What's Really Ruining Your Teeth?
Your mother and dentist alike have warmed you to stay away from candy and soda to protect your teeth. However, there are some innocent foods that you may be eating that are also putting your teeth at risk. Here are five culprits that are hurting your teeth. You will be surprised that many of them are also thought to be healthy.
While juicing may be a fast way to get your nutrients, they can also contain a ridiculous amount of sugar. And while the sugar is from natural sources, like carrots and fruit, drinking juice every morning is similar to bathing your teeth in chocolate. The bacteria in our mouths consume the sugar and convert it into acid that wears away enamel and causes cavities. The best thing to do is to either switch to lower-sugar smoothies or to drink with a straw. It is important to wait at least 45 minutes before brushing your teeth.
Who knew that vitamins could affect your oral health too? The stickiness of chewable vitamins sticks to teeth and makes them more susceptible to cavities. It is better to switch to the boring, yet safer, pill form of vitamins from now on.
What is a rack of ribs without barbeque sauce? Barbeque sauce is another thing to watch out for if you want to keep your teeth healthy and white. Most barbeque sauces are packed full of sugar and can lead to tooth discoloration and decay. Health.com recommends slathering petroleum jelly on your teeth before eating to help protect your teeth. You can also try to make your own barbeque sauce from scratch using stevia for a sugar-free version.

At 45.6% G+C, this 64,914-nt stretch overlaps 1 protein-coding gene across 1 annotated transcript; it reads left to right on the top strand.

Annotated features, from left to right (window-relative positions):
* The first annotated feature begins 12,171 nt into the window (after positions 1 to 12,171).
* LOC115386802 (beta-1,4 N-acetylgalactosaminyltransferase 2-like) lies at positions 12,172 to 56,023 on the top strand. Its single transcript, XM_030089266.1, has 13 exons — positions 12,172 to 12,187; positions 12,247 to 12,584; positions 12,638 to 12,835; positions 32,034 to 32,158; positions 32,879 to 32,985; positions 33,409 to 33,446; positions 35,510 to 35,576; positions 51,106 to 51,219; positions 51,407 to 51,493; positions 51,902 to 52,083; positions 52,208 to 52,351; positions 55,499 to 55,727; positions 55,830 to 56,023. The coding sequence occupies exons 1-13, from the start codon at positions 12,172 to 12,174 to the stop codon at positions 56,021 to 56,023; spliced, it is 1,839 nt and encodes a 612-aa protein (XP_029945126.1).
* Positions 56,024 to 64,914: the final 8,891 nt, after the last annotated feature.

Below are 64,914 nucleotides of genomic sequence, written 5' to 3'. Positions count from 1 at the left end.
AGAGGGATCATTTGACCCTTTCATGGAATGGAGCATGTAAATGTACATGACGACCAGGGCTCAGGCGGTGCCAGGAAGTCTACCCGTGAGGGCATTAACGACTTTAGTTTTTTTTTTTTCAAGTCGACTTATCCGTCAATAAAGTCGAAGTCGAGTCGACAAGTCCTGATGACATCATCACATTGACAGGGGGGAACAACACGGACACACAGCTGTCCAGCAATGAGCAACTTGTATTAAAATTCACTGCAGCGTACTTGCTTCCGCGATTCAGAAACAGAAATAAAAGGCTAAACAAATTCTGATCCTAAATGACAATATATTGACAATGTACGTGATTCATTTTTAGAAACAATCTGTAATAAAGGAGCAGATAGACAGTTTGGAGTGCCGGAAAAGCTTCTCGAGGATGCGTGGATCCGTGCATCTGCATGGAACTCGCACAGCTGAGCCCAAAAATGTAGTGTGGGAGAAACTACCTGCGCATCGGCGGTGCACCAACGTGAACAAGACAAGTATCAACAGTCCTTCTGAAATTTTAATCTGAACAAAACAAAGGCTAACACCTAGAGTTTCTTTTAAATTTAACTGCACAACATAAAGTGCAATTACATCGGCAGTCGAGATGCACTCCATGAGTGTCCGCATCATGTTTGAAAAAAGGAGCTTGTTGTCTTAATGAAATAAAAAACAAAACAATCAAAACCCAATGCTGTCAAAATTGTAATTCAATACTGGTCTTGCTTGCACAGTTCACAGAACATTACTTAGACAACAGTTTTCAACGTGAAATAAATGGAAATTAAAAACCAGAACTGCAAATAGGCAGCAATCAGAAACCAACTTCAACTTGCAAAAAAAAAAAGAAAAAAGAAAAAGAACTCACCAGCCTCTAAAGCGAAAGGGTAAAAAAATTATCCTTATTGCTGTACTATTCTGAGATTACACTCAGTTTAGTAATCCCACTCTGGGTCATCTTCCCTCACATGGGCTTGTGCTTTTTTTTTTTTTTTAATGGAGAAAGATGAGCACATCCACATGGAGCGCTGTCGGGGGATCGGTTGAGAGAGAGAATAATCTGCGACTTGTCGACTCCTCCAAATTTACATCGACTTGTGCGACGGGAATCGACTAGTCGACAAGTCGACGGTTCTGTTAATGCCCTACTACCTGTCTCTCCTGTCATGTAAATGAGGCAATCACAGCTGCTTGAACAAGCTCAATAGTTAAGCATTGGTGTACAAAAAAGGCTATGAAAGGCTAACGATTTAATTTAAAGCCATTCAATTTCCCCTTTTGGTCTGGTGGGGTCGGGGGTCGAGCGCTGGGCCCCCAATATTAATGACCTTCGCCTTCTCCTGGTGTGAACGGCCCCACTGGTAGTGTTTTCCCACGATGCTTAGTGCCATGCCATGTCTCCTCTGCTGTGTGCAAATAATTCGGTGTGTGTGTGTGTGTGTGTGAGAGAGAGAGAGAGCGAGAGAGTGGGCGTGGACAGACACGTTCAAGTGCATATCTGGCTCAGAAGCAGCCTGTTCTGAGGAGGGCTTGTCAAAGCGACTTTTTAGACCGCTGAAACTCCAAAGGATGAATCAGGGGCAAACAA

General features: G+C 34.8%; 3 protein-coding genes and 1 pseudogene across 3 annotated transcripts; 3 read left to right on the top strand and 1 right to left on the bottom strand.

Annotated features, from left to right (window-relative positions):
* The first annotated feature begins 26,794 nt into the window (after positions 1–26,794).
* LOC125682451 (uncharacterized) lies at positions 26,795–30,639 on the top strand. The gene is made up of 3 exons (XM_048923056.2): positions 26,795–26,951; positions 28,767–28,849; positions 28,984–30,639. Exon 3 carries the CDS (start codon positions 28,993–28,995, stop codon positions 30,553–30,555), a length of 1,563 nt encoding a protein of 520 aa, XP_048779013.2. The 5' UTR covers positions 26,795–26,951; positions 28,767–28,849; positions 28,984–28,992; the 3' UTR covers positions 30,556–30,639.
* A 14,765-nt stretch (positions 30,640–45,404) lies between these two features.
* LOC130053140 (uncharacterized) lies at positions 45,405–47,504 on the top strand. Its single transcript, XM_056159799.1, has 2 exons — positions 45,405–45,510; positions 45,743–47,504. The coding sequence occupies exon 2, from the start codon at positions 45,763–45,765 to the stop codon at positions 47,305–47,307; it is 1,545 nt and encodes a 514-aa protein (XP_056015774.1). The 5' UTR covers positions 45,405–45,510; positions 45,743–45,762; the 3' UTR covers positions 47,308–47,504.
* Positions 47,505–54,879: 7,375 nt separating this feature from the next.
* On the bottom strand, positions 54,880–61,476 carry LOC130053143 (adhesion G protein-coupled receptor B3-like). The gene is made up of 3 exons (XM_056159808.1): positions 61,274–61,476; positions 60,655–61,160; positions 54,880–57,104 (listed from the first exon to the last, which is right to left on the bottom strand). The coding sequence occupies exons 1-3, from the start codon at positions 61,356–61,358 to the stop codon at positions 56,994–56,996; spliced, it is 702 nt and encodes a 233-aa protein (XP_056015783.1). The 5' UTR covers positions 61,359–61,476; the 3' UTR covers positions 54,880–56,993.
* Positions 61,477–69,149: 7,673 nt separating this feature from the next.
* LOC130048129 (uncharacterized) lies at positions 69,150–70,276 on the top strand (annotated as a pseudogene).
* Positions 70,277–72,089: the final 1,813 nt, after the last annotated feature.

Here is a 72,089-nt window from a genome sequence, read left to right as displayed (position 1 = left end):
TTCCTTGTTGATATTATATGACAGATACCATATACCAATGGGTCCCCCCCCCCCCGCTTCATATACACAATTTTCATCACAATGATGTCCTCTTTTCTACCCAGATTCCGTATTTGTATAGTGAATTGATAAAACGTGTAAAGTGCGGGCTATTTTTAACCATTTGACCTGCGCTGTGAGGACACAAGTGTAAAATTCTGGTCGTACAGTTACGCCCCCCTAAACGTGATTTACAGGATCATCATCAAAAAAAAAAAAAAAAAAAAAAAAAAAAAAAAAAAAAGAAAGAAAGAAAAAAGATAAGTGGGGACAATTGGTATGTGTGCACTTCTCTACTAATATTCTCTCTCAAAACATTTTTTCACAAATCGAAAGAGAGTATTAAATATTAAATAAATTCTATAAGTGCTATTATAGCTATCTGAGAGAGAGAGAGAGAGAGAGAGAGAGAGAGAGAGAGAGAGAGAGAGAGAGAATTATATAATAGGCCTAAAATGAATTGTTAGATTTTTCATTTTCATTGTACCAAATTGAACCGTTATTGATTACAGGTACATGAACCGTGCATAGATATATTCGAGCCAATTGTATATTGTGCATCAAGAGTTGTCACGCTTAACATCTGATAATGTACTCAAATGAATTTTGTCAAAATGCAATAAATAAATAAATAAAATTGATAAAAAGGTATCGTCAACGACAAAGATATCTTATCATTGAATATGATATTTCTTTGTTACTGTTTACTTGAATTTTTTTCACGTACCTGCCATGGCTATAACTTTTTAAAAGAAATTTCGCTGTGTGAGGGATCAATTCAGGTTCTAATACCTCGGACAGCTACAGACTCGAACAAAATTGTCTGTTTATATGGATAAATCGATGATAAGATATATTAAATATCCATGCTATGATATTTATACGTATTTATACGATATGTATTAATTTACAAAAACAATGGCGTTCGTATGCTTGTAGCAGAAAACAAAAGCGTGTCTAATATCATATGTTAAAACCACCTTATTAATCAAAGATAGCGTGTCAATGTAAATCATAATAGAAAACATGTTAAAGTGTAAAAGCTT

Fresh fruit is great for your teeth, especially if they are packed with water. However, dried fruit is not good for teeth and is similar to chewing on gummy candies. Dried fruit is higher in sugar content and is more likely to get stuck in your teeth. It is best to brush and floss your teeth after your dried fruit snack. The sooner you get it off, the less you have to worry about it sitting on your teeth.
Many people will turn to white wine to prevent staining their teeth. However, white wine is not better for your dental health. The acid in white wine can eat away at your enamel and leave your teeth vulnerable to food and drink stains. You can gargle some water after your glass of wine to wash away some of the acidity.